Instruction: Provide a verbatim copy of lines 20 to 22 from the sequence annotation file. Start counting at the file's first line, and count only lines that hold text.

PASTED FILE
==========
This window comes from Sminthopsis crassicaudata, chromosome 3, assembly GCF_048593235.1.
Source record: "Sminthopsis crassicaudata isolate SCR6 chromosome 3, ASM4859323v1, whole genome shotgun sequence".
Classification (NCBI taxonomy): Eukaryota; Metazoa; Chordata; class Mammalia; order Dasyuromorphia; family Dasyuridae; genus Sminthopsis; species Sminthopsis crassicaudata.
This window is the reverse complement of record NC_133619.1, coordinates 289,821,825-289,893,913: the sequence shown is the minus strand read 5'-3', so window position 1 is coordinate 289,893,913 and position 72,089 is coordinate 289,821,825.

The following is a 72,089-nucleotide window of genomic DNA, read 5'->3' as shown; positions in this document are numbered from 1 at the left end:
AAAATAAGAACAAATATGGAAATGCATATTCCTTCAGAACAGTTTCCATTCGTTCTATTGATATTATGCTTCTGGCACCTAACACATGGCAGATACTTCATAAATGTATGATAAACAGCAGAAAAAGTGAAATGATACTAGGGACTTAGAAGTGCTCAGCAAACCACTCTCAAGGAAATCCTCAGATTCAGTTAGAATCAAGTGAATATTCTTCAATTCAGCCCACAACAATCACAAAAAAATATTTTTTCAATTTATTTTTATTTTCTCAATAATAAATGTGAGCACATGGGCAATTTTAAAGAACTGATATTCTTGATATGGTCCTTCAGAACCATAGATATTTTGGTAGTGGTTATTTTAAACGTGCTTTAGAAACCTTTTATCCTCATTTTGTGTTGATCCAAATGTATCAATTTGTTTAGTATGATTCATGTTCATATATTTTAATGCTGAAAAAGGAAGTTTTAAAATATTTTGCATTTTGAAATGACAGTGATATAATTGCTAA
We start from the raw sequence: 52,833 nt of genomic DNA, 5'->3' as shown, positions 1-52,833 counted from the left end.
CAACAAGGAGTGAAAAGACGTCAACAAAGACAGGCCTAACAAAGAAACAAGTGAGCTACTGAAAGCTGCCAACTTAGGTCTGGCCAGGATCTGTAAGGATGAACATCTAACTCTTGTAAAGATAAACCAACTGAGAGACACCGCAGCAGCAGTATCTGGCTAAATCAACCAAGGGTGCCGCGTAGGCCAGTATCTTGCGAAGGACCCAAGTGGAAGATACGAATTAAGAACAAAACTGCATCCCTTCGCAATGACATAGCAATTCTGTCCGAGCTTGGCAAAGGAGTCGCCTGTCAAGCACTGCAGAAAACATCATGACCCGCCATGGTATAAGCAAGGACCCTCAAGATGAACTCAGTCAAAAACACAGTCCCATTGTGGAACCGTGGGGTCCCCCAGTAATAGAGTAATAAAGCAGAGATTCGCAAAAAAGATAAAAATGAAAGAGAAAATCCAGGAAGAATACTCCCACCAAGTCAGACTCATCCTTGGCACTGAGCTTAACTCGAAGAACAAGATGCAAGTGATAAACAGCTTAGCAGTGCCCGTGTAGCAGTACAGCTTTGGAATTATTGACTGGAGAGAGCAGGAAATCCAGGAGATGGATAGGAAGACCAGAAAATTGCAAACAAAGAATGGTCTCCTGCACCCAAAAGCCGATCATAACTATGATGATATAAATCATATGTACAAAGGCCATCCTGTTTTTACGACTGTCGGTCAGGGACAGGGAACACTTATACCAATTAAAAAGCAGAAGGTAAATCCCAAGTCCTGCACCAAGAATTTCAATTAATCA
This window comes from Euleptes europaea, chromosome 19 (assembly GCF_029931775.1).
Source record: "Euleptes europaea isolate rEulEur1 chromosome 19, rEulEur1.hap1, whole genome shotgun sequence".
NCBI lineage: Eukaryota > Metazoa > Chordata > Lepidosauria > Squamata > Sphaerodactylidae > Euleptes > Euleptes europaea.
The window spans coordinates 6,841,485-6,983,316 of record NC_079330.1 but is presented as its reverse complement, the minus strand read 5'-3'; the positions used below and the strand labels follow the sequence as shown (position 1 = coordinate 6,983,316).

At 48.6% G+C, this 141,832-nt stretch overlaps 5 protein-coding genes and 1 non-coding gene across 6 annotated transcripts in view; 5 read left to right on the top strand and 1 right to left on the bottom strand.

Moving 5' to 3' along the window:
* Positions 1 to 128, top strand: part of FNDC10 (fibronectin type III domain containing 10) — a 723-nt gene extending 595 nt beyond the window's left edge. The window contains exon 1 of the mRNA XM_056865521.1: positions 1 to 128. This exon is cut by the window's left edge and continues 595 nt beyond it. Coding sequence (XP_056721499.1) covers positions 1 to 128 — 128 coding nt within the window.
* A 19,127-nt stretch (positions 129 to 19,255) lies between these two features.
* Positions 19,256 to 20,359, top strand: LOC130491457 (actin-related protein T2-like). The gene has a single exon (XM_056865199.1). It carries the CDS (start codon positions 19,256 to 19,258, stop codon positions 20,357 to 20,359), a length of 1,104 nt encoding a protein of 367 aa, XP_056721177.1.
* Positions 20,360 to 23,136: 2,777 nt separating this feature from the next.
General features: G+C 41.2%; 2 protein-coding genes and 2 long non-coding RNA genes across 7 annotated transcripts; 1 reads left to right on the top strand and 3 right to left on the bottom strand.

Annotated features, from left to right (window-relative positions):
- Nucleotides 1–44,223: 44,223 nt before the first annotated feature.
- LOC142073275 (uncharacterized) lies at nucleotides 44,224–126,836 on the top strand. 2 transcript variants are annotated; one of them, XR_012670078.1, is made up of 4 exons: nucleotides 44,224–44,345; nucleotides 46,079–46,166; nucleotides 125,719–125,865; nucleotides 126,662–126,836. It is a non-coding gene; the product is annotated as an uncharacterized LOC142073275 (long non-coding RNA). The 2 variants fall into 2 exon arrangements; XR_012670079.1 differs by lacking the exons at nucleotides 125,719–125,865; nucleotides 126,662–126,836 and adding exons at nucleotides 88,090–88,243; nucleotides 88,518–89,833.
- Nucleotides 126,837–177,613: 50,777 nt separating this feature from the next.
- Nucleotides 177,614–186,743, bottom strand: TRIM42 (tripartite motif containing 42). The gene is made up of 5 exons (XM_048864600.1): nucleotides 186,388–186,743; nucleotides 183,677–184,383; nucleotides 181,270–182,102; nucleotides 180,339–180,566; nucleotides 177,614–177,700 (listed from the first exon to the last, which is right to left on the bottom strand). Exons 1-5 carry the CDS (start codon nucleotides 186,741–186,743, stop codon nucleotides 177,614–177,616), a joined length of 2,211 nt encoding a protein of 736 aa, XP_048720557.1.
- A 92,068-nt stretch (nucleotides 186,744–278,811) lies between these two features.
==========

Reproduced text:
Annotated features, from left to right (window-relative positions):
- Nucleotides 1–44,223: 44,223 nt before the first annotated feature.
- LOC142073275 (uncharacterized) lies at nucleotides 44,224–126,836 on the top strand. 2 transcript variants are annotated; one of them, XR_012670078.1, is made up of 4 exons: nucleotides 44,224–44,345; nucleotides 46,079–46,166; nucleotides 125,719–125,865; nucleotides 126,662–126,836. It is a non-coding gene; the product is annotated as an uncharacterized LOC142073275 (long non-coding RNA). The 2 variants fall into 2 exon arrangements; XR_012670079.1 differs by lacking the exons at nucleotides 125,719–125,865; nucleotides 126,662–126,836 and adding exons at nucleotides 88,090–88,243; nucleotides 88,518–89,833.